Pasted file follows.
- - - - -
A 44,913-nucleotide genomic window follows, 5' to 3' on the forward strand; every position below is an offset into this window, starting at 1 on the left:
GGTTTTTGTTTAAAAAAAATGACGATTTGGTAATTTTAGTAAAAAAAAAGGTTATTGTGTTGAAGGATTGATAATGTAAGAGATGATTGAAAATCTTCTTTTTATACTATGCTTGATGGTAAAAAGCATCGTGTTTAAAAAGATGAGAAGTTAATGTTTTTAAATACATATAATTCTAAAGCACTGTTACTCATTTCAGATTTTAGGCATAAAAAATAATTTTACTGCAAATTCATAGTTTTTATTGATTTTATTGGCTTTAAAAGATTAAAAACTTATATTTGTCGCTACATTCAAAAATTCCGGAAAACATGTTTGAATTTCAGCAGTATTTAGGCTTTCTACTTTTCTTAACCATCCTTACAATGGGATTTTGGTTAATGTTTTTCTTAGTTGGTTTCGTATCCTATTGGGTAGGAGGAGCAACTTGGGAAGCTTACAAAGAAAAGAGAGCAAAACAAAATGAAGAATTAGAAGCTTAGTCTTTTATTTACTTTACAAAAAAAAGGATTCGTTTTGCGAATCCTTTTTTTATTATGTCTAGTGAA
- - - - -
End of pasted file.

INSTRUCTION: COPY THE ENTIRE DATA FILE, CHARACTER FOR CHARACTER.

A 44,913-nucleotide genomic window follows, 5' to 3' on the forward strand; every position below is an offset into this window, starting at 1 on the left:
GGTTTTTGTTTAAAAAAAATGACGATTTGGTAATTTTAGTAAAAAAAAAGGTTATTGTGTTGAAGGATTGATAATGTAAGAGATGATTGAAAATCTTCTTTTTATACTATGCTTGATGGTAAAAAGCATCGTGTTTAAAAAGATGAGAAGTTAATGTTTTTAAATACATATAATTCTAAAGCACTGTTACTCATTTCAGATTTTAGGCATAAAAAATAATTTTACTGCAAATTCATAGTTTTTATTGATTTTATTGGCTTTAAAAGATTAAAAACTTATATTTGTCGCTACATTCAAAAATTCCGGAAAACATGTTTGAATTTCAGCAGTATTTAGGCTTTCTACTTTTCTTAACCATCCTTACAATGGGATTTTGGTTAATGTTTTTCTTAGTTGGTTTCGTATCCTATTGGGTAGGAGGAGCAACTTGGGAAGCTTACAAAGAAAAGAGAGCAAAACAAAATGAAGAATTAGAAGCTTAGTCTTTTATTTACTTTACAAAAAAAAGGATTCGTTTTGCGAATCCTTTTTTTATTATGTCTAGTGAA